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3 Artisanal Crafts of Sri Lanka

Sri Lanka is well known for its fabulous beaches, lush mountains, and interesting history, however, one aspect of the island that is often overlooked is its long tradition of artisanal crafts. The country has a vibrant history when it comes to handicrafts. From jewellery making, cane crafting, and even mask painting— these handmade masterpieces have become an integral part of Sri Lankan culture.

Being an ethnically diverse island nation, Sri Lanka has been influenced by many cultures and traditions throughout the years, and over time cultures have merged to create a uniquely Sri Lankan identity. Here are three craft traditions that you should experience when you visit the island.


The vividly coloured masks with bulging eyes and animal motifs have become a hallmark of Sri Lanka, however, most travellers do not know the purpose behind one of the country’s most popular souvenirs! Mask making is a practice that originated in the south of Sri Lanka, but similar practices can also be seen in South India. There are three types of masks, with each being used for a specific purpose:

  • Kolam Masks, these are used in storytelling dances which are more satirical, and the masks are caricatures.
  • Raksha Masks, these are the famous demon masks and are used to ward off evil spirits. They are also used during festivals.
  • Sanni Masks, these masks are worn when performing a Sanni Yakuma, a devil dance which is an exorcism of sorts. Before modern medicine, it was believed that illnesses were caused by demonic possession and there were 18 demons for 18 ailments. During the devil dance, an edura (exorcist) will wear the mask and perform the ritual.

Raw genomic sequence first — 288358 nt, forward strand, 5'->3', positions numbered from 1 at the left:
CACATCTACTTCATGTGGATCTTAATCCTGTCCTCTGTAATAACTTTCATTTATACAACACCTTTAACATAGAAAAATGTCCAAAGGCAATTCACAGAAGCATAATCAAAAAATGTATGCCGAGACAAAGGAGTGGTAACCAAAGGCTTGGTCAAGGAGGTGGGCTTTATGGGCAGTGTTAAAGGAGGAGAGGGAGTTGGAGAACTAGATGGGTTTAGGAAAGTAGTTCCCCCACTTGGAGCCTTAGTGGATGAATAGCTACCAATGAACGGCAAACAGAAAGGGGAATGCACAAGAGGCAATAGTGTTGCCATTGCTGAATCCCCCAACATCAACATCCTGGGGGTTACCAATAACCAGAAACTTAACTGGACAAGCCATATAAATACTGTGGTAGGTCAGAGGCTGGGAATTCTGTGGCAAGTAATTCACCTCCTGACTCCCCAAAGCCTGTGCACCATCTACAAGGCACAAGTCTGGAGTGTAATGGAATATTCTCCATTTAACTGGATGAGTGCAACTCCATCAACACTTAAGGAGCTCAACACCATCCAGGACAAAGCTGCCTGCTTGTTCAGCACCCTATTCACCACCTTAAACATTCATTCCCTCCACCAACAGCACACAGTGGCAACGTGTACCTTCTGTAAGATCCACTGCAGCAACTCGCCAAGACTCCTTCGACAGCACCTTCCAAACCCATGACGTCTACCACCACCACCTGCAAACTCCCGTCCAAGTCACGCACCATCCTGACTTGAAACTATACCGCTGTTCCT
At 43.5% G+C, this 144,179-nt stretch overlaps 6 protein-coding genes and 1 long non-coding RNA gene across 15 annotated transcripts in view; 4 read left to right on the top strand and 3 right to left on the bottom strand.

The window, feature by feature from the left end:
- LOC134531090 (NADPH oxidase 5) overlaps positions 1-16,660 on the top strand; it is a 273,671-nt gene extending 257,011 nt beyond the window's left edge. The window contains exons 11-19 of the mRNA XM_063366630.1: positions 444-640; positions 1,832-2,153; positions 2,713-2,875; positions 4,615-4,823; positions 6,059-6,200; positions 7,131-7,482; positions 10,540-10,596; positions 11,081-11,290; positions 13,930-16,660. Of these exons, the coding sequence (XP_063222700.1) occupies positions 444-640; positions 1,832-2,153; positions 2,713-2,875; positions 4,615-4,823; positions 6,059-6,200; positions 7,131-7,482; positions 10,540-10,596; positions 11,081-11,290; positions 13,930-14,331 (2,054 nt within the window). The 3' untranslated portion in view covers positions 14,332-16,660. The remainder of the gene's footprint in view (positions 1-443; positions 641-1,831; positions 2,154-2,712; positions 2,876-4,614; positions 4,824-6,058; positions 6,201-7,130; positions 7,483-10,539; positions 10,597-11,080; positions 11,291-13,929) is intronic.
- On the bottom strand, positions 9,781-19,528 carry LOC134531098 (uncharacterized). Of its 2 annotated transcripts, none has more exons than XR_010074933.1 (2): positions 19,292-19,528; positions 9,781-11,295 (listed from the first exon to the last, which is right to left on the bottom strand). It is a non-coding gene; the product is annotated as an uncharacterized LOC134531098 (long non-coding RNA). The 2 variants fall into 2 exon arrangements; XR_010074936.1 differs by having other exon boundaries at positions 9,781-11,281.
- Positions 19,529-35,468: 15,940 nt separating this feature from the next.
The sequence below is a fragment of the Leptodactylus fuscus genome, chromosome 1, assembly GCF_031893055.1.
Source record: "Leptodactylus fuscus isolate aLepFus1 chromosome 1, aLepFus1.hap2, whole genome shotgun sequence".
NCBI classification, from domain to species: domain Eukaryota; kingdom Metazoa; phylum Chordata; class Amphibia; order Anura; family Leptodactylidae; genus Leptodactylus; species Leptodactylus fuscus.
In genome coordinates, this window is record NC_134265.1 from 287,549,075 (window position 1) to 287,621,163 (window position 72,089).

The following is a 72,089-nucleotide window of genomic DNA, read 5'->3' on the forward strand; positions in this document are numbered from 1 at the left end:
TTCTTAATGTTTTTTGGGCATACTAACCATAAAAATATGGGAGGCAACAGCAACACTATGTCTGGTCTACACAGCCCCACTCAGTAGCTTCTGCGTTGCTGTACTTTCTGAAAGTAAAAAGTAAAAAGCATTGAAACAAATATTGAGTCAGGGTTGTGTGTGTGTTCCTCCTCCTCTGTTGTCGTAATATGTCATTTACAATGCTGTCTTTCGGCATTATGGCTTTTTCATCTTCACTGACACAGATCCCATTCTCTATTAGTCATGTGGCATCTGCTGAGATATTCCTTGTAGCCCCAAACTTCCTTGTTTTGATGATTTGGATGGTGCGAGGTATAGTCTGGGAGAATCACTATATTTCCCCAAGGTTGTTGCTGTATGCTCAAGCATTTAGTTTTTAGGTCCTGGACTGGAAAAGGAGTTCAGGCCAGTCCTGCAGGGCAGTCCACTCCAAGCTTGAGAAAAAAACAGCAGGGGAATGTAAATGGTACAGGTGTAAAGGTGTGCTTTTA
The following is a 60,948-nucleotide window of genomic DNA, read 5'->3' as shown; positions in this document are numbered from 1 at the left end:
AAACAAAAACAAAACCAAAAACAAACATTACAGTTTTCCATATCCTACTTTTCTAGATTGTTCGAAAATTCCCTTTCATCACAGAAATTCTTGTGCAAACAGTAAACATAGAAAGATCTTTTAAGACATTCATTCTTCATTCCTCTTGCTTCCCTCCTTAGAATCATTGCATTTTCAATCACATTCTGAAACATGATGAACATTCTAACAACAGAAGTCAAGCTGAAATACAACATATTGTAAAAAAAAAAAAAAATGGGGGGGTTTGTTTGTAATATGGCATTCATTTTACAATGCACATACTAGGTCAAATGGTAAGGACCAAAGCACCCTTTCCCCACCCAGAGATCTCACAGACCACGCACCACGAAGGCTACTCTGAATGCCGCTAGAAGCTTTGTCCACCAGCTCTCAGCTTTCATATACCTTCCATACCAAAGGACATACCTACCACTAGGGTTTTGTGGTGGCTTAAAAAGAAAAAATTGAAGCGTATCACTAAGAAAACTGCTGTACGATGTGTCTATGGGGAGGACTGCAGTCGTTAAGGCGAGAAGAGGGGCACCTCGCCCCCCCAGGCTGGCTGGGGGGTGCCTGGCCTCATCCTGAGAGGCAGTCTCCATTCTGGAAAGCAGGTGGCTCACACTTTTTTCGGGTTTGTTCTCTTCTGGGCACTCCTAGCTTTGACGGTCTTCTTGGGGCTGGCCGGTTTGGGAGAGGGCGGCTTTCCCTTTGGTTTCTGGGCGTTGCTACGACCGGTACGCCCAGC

These masks are made from Kaduru wood which is dried and then carved by hand. They are colourfully painted using natural pigments.

Where to go: visit Ariyapala Mask Museum in Ambalangoda on the south coast.


Beeralu or lace is one of the most intricate and delicate artisanal trades in Sri Lanka. Introduced to the island by the Portuguese during their reign in the 16th century, this cottage industry flourished under the rule of the Portuguese and the Dutch. Weaving beeralu is a rather long and arduous process. The design is first hand-drawn on a piece of graph paper which is then pinned on a pillow, with bobbins outlining the shape of the design. The weavers then take a piece of string and weave it around each pin, knotting it as they go, and these knots ultimately gives beeralu its unique design.

The whole process is very time-consuming, which is why most often long strips of lace are made and then later attached to things like blouses, tablecloths and curtains. However, more contemporary local designers are now using beeralu to create modern looks from sarees to gowns and even crop tops!

Where to go: Sipnara Handicrafts Centre, Galle.

Agasti Jewellery

Jewellery making is a centuries-old Sri Lankan craft that has been around the island since the time of the ancient kingdoms. Traditionally, Sri Lankan jewellery was made from silver as it had a more earthy quality and it did not stand out the way gold did. Colourful semi-precious gems would be inlaid into the silver, but the most prestigious of these stones was agasti. Agasti is a derivative of agate and it somewhat resembles a coral coloured pearl, however, the beauty of these pieces come from the delicate silver lining. These silver linings are so intricate – it almost looks like lace. Traditionally, there was a special group of people to create these works of art, and they were exclusively handmade for Kandyan royalty and aristocracy. Necklaces, earrings and bracelets were fashioned out of these orange beads and their silvery lace borders, and they were worn as a symbol of power.

Where to go: The Kandyan Arts Association

These artisanal crafts are sadly slowly being phased out of Sri Lankan culture, with more people opting for cheaper and quicker options. The intricacies of each trade are passed from generation to generation, from mother to daughter, and father to son; and hopefully, as time goes on these beautiful crafts will still remain. If you are looking to be more sustainable in your travels, try to visit these cooperatives and purchase from them directly rather than from large souvenir shops. By doing that you will not only get an incredible piece of Sri Lanka to take back with you, but you will also help keep the tradition alive.